BY THE TIME we reached Lastovo, we were made of salt water and octopus. For a week, my family—14 of us, from age 78 down to 16—had sailed along Croatia's Dalmatian coast in a 100-foot Turkish gulet, gorging on grilled fish and pickling ourselves with local wine. We'd come far from the cruise ships of Dubrovnik and left the nightlife of Korcula behind. Lastovo (pop. 800) was the last and most remote island, one big national park with, from the look of the charts, great sheltered kayaking. But even our guide, adventure writer Maria Coffey, had never been.
We'd heard there were vampires on Lastovo—in the 1700s, the island had a little problem with vukodlaci, undead corpses that rose, as our guidebook said, "to visit the beds of bored wives and pleasure them in the night." This sounded fine to some of our clan, but the island still emitted a creepy vibe. Even today, one of Lastovo's biggest celebrations involves the ritual humiliation of a straw puppet led through town on a donkey.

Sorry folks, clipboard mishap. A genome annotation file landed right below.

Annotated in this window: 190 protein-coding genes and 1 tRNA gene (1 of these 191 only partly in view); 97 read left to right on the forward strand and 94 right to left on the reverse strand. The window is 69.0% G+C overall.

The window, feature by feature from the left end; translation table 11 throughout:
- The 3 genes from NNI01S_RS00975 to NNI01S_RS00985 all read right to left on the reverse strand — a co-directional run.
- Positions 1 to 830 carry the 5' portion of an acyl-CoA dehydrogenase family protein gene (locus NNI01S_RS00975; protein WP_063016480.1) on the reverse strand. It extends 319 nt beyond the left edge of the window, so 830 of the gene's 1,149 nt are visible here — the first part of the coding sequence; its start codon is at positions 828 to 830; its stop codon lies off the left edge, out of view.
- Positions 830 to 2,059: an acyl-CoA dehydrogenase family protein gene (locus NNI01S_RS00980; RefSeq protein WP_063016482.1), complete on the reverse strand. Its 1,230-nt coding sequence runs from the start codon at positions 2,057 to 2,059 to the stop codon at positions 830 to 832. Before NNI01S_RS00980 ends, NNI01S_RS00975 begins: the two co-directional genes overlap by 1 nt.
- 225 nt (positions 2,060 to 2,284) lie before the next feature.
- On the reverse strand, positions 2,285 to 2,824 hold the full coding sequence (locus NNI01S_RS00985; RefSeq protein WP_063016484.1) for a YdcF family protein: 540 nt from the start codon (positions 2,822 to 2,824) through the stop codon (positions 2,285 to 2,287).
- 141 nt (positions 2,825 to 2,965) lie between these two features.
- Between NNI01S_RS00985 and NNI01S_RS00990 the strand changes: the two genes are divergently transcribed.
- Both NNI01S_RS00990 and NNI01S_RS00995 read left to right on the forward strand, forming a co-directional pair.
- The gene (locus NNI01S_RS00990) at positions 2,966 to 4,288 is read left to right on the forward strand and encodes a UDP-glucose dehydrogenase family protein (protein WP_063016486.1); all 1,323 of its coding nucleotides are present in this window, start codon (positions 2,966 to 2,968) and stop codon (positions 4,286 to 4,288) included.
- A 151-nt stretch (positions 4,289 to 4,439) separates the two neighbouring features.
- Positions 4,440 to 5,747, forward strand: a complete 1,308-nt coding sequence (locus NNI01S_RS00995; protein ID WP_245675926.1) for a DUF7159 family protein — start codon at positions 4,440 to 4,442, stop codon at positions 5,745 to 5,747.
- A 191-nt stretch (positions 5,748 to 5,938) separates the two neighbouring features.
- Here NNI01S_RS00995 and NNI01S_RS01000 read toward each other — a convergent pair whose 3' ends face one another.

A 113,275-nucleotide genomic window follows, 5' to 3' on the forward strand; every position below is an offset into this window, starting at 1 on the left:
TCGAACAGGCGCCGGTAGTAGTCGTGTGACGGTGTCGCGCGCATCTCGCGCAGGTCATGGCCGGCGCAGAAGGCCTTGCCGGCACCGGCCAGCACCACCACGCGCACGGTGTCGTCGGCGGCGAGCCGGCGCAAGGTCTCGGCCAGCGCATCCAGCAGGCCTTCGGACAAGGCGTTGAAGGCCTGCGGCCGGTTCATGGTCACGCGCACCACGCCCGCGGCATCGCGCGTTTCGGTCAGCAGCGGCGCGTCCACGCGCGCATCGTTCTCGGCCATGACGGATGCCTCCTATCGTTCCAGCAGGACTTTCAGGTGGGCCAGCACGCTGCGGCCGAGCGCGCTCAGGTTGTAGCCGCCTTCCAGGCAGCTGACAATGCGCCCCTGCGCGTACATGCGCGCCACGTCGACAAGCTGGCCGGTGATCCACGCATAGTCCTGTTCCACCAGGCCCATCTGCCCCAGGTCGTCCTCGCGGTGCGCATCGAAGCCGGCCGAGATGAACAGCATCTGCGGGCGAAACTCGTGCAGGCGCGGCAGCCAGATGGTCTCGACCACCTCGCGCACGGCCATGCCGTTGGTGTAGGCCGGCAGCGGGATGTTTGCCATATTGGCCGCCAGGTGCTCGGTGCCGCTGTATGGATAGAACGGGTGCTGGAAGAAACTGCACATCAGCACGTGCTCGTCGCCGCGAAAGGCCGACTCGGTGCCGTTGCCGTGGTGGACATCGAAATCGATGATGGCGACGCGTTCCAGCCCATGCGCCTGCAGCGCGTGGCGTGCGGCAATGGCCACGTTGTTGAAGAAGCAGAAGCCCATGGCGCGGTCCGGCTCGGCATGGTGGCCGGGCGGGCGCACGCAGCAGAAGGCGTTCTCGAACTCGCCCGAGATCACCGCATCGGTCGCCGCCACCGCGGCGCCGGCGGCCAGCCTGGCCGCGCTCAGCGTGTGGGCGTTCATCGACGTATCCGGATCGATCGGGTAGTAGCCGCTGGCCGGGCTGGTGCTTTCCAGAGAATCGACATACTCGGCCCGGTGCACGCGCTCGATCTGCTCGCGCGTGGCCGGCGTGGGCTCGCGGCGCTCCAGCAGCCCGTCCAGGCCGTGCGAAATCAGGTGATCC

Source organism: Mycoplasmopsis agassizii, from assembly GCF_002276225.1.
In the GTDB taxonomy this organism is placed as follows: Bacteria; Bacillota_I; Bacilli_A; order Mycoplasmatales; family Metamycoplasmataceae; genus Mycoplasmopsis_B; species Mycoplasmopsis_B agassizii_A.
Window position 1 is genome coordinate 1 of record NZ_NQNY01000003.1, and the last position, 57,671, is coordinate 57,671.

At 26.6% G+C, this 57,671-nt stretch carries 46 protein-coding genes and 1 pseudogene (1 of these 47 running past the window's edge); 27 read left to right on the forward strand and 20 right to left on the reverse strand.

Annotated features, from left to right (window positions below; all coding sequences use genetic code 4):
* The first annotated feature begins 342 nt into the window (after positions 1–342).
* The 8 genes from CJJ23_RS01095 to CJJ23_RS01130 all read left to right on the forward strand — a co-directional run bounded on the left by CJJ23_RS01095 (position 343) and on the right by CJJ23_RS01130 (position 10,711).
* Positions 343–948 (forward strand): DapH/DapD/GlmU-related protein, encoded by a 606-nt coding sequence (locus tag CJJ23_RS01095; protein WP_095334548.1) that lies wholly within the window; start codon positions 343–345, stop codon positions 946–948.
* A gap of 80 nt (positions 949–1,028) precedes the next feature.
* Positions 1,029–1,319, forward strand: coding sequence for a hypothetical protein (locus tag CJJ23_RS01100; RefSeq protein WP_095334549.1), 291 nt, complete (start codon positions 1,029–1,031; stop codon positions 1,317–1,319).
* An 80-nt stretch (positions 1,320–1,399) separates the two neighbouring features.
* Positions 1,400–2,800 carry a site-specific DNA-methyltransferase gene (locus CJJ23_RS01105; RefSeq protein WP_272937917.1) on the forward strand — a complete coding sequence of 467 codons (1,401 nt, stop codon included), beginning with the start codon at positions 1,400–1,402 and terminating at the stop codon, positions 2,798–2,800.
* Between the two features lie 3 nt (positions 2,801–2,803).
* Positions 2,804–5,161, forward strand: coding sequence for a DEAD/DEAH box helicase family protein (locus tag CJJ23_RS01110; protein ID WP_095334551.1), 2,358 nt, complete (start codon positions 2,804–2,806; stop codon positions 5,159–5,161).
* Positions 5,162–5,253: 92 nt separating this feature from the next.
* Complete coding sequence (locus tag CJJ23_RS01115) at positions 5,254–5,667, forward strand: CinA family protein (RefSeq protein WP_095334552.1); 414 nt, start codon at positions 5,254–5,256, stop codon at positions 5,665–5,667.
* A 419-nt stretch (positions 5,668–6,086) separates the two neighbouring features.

Sure enough, the crags showed little sign of life—just crying gulls and the colorful towels of naked Germans, the predominant pink-skinned species here, found sprawled along Dalmatia's rocky coast. But the little harbor of Skrivena Luka was a miracle, a still blue bay ringed with stone cottages. At the lone restaurant, Porto Russo, the proprietor brought out homemade verbena-infused Croatian grappa, then white wine (from his own grapes), home-cured olives, and local squid cooked for hours pod pekom—under a metal bell in a wood-fired outdoor oven. Later, in Lastovo Town, a 15th-century wonderland of vineyards and minaret-topped churches teetering on the island's summit, the local street sweeper—who still uses a broom—dragged us into his courtyard for thick, sweet coffee.
Did we come here by plane? Was the World Cup still going on? What was my name again? The Dalmatian islands aren't exactly off the beaten path, but in Lastovo you can feel like you sailed in and discovered them yourself.
GET THERE: Hidden Places owners Maria Coffey and Dag Goering guide ten-day kayaking-and-sailing trips along the Dalmatian coast for $4,550 per person (hiddenplaces.net).